In this episode, Ash Navabi discusses whether the Austrian School of Economics is a cult and the value of mathematics in economic theory. Ash is an economics student at Ryerson University.
Ash wrote an article responding to recent criticisms of the Austrian school by Keynesian bloggers Noah Smith and Paul Krugman. Krugman approvingly referenced Smith’s attacks on the “hermetic system that is Austrians.” Just a week later he made the following telling comment about the economics mainstream:
“And modern academic economics is very much an interlocking set of old-boy networks; to some extent this has become even more true since the decline of the journals, with most discourse taking place via working papers long before formal publication. I used to refer to the international trade circuit as the floating crap game — the same 30 or 40 people meeting in conferences all over the world, reading and citing each others’ work; it’s the same in each sub-field. And to some extent it’s inevitable: there’s so much stuff out there, and you have to filter somehow, so you mainly read stuff by people you know and people they tell you are worth reading.”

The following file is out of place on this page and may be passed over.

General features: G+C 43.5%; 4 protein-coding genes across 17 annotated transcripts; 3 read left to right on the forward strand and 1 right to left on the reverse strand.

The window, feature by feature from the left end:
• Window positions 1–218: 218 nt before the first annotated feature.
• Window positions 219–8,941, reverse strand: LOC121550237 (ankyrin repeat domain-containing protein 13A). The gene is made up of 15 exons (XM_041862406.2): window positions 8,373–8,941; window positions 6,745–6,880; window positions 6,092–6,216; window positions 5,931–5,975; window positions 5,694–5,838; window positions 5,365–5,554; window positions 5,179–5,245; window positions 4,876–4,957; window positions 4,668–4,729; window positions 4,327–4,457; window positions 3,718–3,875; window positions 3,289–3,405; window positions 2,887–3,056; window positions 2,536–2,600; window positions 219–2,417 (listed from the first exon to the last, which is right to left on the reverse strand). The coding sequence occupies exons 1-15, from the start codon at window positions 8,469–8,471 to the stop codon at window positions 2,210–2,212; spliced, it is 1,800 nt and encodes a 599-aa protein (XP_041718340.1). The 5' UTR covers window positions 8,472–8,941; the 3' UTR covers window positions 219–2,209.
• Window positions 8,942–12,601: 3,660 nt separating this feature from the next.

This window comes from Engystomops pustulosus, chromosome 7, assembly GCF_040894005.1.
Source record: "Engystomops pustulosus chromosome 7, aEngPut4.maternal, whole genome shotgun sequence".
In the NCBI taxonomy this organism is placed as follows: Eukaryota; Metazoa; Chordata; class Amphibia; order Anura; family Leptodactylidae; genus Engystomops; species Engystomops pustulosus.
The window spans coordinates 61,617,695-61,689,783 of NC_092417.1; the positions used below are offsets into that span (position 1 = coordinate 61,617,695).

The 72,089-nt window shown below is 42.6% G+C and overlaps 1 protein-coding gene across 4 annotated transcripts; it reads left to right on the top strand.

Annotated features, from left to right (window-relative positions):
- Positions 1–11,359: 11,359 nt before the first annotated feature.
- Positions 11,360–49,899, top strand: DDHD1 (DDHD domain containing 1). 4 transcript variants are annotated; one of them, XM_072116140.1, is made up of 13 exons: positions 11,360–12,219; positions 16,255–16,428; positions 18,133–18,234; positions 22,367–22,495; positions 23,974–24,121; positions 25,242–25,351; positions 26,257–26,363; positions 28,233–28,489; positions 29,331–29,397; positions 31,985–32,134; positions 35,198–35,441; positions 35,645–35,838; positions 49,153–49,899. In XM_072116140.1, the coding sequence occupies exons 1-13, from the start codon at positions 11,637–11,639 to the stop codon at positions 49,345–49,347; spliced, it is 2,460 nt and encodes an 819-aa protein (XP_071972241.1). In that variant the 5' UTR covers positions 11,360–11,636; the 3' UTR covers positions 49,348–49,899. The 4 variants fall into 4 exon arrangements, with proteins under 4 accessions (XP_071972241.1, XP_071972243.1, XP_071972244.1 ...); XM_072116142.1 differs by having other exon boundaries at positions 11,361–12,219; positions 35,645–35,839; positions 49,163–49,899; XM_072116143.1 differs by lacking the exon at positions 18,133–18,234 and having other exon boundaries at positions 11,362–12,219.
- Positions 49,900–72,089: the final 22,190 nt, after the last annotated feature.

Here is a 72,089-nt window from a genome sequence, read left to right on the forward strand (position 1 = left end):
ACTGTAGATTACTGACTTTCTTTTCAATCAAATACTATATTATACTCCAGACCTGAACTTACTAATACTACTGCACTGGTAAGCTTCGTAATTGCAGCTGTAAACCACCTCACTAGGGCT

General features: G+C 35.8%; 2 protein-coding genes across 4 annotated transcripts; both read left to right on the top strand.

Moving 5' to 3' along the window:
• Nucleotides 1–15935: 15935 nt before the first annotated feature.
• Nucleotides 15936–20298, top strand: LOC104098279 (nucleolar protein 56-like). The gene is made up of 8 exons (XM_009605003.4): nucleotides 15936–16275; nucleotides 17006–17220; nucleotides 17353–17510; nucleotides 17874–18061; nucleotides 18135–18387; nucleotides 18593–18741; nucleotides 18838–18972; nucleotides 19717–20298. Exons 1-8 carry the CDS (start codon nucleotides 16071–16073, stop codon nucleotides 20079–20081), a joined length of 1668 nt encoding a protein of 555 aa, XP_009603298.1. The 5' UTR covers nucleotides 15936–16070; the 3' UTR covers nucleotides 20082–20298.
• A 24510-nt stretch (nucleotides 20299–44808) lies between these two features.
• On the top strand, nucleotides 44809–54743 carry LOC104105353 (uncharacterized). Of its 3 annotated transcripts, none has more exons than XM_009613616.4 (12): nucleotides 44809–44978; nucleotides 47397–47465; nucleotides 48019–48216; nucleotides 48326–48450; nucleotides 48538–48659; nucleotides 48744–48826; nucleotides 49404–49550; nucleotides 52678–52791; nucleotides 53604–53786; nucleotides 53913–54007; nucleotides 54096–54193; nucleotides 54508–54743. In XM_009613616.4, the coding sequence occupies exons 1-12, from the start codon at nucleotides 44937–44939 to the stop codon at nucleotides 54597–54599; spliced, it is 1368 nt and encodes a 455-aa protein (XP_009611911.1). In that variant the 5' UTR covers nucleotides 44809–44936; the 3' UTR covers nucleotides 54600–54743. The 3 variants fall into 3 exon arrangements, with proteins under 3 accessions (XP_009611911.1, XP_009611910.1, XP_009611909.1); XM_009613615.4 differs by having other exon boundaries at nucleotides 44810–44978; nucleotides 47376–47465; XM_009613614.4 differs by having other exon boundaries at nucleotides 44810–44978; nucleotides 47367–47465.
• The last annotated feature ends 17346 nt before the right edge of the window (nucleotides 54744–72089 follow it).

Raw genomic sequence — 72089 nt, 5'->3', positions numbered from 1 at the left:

Ash was quick to point out that, by the logic of the people who deride Austrian economists as “cultish” because they interact mainly with one another, each of the “old-boy networks” Paul Krugman refers to (that is, each sub-field of mainstream economics) must also be a cult. Continue reading The Austrian Cult and Mathematical Economics with Ash Navabi